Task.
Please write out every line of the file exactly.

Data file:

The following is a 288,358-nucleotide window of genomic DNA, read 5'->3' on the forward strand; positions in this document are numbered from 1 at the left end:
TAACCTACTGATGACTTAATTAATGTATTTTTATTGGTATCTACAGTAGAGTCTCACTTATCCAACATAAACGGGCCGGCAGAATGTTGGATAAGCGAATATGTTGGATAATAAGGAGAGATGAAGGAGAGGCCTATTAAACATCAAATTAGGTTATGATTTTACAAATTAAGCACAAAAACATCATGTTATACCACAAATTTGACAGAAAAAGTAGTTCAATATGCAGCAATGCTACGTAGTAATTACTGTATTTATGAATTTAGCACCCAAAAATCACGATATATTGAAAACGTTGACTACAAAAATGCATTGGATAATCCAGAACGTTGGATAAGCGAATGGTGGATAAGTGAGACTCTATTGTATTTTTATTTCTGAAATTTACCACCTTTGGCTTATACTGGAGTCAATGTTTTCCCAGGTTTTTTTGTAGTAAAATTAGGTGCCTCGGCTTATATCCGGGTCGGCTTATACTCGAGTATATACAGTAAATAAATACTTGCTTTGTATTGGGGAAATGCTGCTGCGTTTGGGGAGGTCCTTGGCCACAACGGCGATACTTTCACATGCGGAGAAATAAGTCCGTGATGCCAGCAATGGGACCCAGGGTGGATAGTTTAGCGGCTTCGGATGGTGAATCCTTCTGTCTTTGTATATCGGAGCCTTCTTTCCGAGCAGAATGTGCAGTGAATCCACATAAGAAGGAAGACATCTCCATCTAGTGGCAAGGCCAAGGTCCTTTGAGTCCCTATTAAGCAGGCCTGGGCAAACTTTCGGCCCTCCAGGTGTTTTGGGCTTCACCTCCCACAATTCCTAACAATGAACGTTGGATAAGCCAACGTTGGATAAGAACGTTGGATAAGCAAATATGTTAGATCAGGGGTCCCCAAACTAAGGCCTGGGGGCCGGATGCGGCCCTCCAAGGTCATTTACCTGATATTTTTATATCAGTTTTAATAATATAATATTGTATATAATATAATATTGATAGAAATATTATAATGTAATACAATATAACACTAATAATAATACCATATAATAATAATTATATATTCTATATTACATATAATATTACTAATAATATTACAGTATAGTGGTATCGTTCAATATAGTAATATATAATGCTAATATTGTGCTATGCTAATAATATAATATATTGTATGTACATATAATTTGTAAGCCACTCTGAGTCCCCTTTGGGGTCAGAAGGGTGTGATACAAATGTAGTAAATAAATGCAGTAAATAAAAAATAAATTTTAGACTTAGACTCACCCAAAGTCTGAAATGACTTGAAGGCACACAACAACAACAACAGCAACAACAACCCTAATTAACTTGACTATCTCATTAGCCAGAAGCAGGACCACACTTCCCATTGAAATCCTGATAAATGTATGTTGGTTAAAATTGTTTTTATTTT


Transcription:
The following is a 288,358-nucleotide window of genomic DNA, read 5'->3' on the forward strand; positions in this document are numbered from 1 at the left end:
TAACCTACTGATGACTTAATTAATGTATTTTTATTGGTATCTACAGTAGAGTCTCACTTATCCAACATAAACGGGCCGGCAGAATGTTGGATAAGCGAATATGTTGGATAATAAGGAGAGATGAAGGAGAGGCCTATTAAACATCAAATTAGGTTATGATTTTACAAATTAAGCACAAAAACATCATGTTATACCACAAATTTGACAGAAAAAGTAGTTCAATATGCAGCAATGCTACGTAGTAATTACTGTATTTATGAATTTAGCACCCAAAAATCACGATATATTGAAAACGTTGACTACAAAAATGCATTGGATAATCCAGAACGTTGGATAAGCGAATGGTGGATAAGTGAGACTCTATTGTATTTTTATTTCTGAAATTTACCACCTTTGGCTTATACTGGAGTCAATGTTTTCCCAGGTTTTTTTGTAGTAAAATTAGGTGCCTCGGCTTATATCCGGGTCGGCTTATACTCGAGTATATACAGTAAATAAATACTTGCTTTGTATTGGGGAAATGCTGCTGCGTTTGGGGAGGTCCTTGGCCACAACGGCGATACTTTCACATGCGGAGAAATAAGTCCGTGATGCCAGCAATGGGACCCAGGGTGGATAGTTTAGCGGCTTCGGATGGTGAATCCTTCTGTCTTTGTATATCGGAGCCTTCTTTCCGAGCAGAATGTGCAGTGAATCCACATAAGAAGGAAGACATCTCCATCTAGTGGCAAGGCCAAGGTCCTTTGAGTCCCTATTAAGCAGGCCTGGGCAAACTTTCGGCCCTCCAGGTGTTTTGGGCTTCACCTCCCACAATTCCTAACAATGAACGTTGGATAAGCCAACGTTGGATAAGAACGTTGGATAAGCAAATATGTTAGATCAGGGGTCCCCAAACTAAGGCCTGGGGGCCGGATGCGGCCCTCCAAGGTCATTTACCTGATATTTTTATATCAGTTTTAATAATATAATATTGTATATAATATAATATTGATAGAAATATTATAATGTAATACAATATAACACTAATAATAATACCATATAATAATAATTATATATTCTATATTACATATAATATTACTAATAATATTACAGTATAGTGGTATCGTTCAATATAGTAATATATAATGCTAATATTGTGCTATGCTAATAATATAATATATTGTATGTACATATAATTTGTAAGCCACTCTGAGTCCCCTTTGGGGTCAGAAGGGTGTGATACAAATGTAGTAAATAAATGCAGTAAATAAAAAATAAATTTTAGACTTAGACTCACCCAAAGTCTGAAATGACTTGAAGGCACACAACAACAACAACAGCAACAACAACCCTAATTAACTTGACTATCTCATTAGCCAGAAGCAGGACCACACTTCCCATTGAAATCCTGATAAATGTATGTTGGTTAAAATTGTTTTTATTTT